Are hydrogen fuel-cell cars the future?

Published: 24 January 2022

► The viability of hydrogen cars
► Pipe dream or The Next Big Thing?
► We look at fuel-cells and H2 cars 

As the electric revolution redrawing the automotive map gathers pace, you’d be forgiven for thinking that electric vehicles (EVs) had won the argument – and petrol/diesel combustion engines had lost. In reality, it’s not quite such a binary discussion. Life is rarely black and white.

Some car manufacturers believe that hydrogen fuel-cell vehicles could secure a place in the new, more fragmented future of the automobile. So could synthetic biofuels, hybrids, autogas and other powertrains, as engineers explore multiple technologies in the quest to balance decarbonisation with consumer need. 

In this article we discuss the feasibility of hydrogen cars and look at some of the opportunities and obstacles to their mainstream adoption. It asks the question: are fuel-cell cars the future?

Explainer: how hydrogen cars work

How viable are hydrogen cars?

Automotive hydrogen fuel-cells have been around for decades and have long been caught in a chicken-and-egg situation. Can they launch before a valid infrastructure is ready? Or should a network of hydrogen refuelling pumps roll out first, paving the way for widespread demand?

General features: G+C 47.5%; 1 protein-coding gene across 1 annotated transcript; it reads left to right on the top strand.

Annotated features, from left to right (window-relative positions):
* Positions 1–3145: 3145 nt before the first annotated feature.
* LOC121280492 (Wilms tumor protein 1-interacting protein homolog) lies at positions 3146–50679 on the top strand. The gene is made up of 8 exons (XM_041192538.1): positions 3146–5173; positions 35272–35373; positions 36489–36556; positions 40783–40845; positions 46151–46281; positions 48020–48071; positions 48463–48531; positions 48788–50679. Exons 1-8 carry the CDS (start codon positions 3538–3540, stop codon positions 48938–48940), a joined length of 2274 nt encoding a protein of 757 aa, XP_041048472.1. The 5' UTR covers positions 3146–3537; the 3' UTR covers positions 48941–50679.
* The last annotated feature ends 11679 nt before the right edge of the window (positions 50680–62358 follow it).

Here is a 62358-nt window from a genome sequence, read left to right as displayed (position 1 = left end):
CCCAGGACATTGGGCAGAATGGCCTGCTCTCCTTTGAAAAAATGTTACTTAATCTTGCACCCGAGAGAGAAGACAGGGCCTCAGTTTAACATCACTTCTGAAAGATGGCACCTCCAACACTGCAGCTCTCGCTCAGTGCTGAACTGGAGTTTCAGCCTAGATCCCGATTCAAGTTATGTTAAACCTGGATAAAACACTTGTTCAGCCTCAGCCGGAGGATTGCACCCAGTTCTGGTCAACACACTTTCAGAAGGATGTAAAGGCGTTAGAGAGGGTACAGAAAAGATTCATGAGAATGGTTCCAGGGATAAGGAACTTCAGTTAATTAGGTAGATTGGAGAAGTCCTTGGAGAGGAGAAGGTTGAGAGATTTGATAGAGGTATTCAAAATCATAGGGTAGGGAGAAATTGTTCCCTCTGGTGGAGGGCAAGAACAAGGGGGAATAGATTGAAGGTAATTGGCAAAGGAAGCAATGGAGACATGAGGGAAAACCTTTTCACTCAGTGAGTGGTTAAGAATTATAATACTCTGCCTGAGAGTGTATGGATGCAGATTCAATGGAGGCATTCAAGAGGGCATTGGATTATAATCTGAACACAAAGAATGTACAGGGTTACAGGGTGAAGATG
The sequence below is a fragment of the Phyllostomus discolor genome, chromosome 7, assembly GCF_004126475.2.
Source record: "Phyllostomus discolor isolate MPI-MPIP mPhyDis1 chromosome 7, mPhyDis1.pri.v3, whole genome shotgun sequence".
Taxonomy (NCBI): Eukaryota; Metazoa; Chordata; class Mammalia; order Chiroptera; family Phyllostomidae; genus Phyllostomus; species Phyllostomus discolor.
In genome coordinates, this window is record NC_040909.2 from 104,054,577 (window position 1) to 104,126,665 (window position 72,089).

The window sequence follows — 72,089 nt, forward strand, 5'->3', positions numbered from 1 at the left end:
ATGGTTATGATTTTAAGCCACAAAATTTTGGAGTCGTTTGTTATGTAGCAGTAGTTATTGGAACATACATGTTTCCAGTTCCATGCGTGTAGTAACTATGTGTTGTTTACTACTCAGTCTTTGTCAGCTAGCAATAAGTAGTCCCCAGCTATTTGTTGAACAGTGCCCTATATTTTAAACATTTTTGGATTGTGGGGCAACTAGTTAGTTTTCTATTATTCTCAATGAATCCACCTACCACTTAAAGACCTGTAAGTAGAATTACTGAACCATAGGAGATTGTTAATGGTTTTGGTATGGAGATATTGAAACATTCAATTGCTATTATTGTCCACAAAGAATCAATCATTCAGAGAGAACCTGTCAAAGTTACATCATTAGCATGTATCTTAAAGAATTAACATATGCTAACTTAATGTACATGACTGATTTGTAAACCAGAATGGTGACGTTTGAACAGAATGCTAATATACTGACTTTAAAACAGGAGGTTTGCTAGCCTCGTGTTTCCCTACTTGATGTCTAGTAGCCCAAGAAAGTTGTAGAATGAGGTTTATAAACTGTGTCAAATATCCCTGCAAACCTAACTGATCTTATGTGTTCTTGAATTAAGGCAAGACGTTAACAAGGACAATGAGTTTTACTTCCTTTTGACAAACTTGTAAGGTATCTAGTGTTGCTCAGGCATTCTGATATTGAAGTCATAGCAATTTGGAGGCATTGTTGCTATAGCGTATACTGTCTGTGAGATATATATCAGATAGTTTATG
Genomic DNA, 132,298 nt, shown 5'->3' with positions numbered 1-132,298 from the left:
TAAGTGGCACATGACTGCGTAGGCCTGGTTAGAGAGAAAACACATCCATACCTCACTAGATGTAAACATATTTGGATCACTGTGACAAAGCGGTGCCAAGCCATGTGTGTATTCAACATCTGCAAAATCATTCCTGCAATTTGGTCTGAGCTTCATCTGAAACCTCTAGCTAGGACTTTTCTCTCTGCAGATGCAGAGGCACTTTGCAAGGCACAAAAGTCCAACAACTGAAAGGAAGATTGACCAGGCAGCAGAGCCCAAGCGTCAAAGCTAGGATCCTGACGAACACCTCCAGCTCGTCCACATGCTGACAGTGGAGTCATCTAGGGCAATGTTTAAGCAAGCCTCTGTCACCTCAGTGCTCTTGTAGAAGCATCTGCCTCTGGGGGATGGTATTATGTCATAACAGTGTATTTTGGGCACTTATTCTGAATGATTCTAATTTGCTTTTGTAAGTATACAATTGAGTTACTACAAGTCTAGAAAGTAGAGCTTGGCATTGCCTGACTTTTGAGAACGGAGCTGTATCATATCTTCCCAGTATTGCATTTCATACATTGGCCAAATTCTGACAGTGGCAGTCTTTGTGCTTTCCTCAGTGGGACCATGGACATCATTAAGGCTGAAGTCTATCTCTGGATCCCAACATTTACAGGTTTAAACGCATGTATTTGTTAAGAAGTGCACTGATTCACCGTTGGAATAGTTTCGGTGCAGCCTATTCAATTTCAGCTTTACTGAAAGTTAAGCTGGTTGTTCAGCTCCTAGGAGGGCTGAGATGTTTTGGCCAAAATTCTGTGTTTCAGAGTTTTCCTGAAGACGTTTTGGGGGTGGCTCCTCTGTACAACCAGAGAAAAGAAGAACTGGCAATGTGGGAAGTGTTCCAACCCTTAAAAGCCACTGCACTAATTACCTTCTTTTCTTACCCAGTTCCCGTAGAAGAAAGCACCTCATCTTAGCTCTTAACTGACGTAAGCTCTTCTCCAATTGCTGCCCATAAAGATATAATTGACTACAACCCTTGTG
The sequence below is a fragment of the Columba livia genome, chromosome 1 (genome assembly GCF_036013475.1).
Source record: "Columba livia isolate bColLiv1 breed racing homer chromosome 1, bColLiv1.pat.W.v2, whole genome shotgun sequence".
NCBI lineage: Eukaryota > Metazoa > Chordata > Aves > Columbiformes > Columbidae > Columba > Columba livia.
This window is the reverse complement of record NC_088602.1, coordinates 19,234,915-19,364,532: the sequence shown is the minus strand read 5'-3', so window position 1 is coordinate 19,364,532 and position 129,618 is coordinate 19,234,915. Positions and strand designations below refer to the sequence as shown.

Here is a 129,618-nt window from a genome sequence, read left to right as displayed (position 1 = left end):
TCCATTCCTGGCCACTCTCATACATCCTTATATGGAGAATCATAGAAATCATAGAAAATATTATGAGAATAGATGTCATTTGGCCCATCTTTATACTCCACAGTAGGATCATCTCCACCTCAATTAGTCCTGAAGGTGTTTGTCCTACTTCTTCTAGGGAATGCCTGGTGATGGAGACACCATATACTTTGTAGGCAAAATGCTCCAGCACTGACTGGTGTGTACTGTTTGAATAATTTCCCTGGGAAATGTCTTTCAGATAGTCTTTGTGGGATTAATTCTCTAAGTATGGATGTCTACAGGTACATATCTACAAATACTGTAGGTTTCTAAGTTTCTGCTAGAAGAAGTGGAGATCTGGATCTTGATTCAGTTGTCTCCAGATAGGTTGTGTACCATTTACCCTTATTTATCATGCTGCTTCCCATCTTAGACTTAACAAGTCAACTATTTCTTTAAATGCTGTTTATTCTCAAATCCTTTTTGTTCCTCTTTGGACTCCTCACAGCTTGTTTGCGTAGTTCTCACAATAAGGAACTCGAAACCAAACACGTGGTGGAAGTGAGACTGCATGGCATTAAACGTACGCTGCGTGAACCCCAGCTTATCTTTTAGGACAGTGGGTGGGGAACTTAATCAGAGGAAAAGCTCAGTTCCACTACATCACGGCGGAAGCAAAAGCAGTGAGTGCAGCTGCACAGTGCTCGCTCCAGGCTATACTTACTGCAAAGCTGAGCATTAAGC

Long-time readers of CAR magazine will be familiar with the arguments around hydrogen in the automotive firmament. Our supplement The Car In The Future tackled the viability of H2 cars as long ago as summer 1990:

CAR magazine's 1990 supplement looked at the future of hydrogen cars

After sampling a hydrogen-powered BMW 7-Series prototype in Munich, our correspondent Roger Bell called it right: ‘Hydrogen power is not just round the corner.’ Thirty years later, it’s still not clear if the revolution is imminent or far off.

Fuel-cell cars you can buy today

Fast-forward three decades and there are only two hydrogen-powered cars on sale today in the UK – a brace of fuel-cell models geared towards corporate users likely to have bunkered hydrogen at their disposal.